Featured Research

from universities, journals, and other organizations

Minor Mutations In HIV Virus Have Major Impact

Date:
July 20, 2001
Source:
Massachusetts General Hospital
Summary:
Researchers at Massachusetts General Hospital (MGH) published a study in this week's Nature indicating that HIV can mutate key proteins in order to hide from an immune attack, and once these mutations occur they persist.

BOSTON - Researchers at Massachusetts General Hospital (MGH) published a study in this week's Nature indicating that HIV can mutate key proteins in order to hide from an immune attack, and once these mutations occur they persist.

"The virus is gradually evolving and learning how to evade the immune system," says the senior author of the study Bruce Walker, MD, of the Partners AIDS Research Center at MGH. "This study shows for the first time that minor mutations in the virus can have a major impact on the ability of the immune defenses to recognize it."

When HIV infects a cell, the cell alerts the immune system that it contains a foreign invader by displaying viral protein fragments on the cell surface. This is a suicide signal that alerts the immune system to kill the infected cell. The immune response that is generated is dependent on the ability to recognize the displayed HIV fragment. Walker and his colleagues have found that the virus can mutate these targeted regions and in doing so evade this attack.

"Our study indicates that the virus can learn how to evade the immune response in one person, and that it retains this ability even after it is transmitted to the next person," says Philip Goulder, MD, the lead author on the study. When this happens, the immune system is forced to use a second-line attack strategy that was less effective in containing the virus in the patients studied. These studies, which were performed in HIV-infected mothers who transmitted virus to their infants, showed that the infected infants are less able to control the virus because of mutations that occurred in the mothers. The effects of these mutations were particularly apparent in the children since they inherit key elements of their immune systems from their parents, and thus there is a strong chance that they will be programmed to target the same regions that the mother targeted. In mothers in whom mutations had already arisen, the children could not target the virus effectively.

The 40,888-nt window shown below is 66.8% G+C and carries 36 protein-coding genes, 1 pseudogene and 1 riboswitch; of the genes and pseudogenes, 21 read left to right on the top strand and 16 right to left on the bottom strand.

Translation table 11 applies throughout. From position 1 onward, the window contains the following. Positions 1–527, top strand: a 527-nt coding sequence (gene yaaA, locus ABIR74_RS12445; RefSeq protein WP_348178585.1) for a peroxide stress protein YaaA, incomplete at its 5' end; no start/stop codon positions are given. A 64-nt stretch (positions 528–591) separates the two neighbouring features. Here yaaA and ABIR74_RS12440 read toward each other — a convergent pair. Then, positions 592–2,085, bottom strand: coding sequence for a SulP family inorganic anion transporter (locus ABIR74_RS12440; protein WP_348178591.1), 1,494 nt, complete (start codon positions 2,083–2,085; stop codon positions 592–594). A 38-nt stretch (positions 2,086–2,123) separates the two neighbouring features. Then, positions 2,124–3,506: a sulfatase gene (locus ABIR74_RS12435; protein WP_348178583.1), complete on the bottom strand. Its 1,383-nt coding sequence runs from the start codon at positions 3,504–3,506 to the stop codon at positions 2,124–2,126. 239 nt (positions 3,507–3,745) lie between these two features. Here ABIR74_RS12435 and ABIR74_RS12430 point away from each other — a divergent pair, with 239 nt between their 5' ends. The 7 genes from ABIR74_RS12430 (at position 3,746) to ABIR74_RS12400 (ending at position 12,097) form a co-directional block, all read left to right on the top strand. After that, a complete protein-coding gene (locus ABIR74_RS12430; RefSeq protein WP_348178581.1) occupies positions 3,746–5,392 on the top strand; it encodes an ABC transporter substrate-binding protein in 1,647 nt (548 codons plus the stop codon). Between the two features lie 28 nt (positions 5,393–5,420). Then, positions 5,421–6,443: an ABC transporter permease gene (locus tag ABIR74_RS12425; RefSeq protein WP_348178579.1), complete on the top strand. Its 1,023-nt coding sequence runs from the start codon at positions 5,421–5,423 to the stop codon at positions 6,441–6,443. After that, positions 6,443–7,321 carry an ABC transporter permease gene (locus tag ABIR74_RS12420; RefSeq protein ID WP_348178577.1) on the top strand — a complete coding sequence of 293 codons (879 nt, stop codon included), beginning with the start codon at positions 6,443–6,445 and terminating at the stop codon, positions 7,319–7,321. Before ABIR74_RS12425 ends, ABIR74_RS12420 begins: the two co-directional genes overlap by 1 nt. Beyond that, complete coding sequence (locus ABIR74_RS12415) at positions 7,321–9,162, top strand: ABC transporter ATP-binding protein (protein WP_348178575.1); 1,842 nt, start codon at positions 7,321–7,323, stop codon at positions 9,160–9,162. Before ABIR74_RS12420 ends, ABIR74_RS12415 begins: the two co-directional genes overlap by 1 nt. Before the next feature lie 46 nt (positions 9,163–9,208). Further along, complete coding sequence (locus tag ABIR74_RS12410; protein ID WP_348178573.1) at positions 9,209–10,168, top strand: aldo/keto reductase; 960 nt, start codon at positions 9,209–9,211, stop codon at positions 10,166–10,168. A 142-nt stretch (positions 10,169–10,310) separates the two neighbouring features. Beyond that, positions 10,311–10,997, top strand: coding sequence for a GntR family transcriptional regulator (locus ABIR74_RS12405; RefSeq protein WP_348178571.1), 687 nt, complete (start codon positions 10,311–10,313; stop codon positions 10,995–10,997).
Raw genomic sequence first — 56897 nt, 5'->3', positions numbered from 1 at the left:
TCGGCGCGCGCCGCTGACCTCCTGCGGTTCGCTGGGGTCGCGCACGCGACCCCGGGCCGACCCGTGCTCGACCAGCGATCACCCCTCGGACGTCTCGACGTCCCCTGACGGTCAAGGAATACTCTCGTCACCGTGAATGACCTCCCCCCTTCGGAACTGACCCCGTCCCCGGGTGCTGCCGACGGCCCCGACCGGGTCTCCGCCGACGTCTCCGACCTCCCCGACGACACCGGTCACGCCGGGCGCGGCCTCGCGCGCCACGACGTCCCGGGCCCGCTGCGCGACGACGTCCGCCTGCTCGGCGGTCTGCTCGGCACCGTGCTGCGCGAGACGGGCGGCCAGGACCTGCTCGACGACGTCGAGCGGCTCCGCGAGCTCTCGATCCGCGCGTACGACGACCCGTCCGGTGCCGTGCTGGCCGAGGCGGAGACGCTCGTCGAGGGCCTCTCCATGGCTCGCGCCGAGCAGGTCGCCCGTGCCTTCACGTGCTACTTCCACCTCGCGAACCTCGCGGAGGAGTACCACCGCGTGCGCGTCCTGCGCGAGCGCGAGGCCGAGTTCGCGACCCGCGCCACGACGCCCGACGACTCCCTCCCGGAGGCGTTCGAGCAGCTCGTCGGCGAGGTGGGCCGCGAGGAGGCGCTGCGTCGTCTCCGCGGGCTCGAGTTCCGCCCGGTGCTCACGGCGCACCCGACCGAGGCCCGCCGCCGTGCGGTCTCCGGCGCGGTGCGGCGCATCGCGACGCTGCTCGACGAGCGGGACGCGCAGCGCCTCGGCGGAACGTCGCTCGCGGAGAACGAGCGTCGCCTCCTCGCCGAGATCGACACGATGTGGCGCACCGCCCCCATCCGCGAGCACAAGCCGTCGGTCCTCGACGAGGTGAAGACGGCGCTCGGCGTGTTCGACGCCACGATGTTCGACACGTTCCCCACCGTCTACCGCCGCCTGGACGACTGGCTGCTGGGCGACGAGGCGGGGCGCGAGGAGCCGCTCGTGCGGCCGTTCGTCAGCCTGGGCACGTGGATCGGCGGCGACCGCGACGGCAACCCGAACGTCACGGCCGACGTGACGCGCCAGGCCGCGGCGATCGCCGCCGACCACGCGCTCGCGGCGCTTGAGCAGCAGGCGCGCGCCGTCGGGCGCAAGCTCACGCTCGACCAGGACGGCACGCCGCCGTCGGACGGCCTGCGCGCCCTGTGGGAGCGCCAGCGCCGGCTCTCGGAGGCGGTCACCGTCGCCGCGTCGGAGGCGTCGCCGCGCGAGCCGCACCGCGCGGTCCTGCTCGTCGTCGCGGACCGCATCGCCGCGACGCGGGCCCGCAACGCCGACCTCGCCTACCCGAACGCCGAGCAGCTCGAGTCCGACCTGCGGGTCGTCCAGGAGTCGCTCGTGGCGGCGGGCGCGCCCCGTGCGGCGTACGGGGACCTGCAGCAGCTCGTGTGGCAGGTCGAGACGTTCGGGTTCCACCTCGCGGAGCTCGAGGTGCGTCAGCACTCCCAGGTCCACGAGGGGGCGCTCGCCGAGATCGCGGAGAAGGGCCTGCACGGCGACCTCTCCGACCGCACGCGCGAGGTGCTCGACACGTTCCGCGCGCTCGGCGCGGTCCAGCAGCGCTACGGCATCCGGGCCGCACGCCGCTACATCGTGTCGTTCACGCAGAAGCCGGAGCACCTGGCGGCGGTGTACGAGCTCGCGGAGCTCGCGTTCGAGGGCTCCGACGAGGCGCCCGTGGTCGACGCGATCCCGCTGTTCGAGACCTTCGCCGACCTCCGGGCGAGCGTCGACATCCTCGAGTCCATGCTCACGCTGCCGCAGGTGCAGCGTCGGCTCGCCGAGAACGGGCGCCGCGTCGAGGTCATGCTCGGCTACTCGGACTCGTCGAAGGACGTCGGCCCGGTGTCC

The authors also examined adults who recently had been infected with HIV by sexual transmission, and found that the viruses presently being transmitted have already evolved to be able to avoid a number of important immune responses. Once these mutations arise, they do not appear to revert to the original strain, suggesting that escape mutations are likely to accumulate as the epidemic progresses.

The findings have significant implications for vaccines that are presently in development. "Vaccines being tested today are based on strains that were isolated a number of years ago, " says Walker. "These vaccines are attempting to induce immune responses to regions of the virus that may have already mutated, and thus the immune responses may be less effective." In the same way that influenza virus evolves to escape detection by immune responses and requires new vaccines to be made on a regular basis, HIV also is evolving. The extent to which this will affect present vaccine candidates is not known, but the present study indicates that this is something that will need to be monitored very closely.

The current work was supported by the Medical Research Council (UK), the NIH, the Doris Duke Charitable Foundation, the Lloyd Foundation and the Elizabeth Glaser Pediatric AIDS Foundation and a number of private donors.

The Massachusetts General Hospital, established in 1811, is the original and largest teaching hospital of Harvard Medical School. The MGH conducts the largest hospital-based research program in the United States, with an annual research budget of more than $300 million and major research centers in AIDS, the neurosciences, cardiovascular research, cancer, cutaneous biology, transplantation biology and photo-medicine. In 1994, the MGH joined with Brigham and Women's Hospital to form Partners HealthCare System, an integrated health care delivery system comprising the two academic medical centers, specialty and community hospitals, a network of physician groups and nonacute and home health services.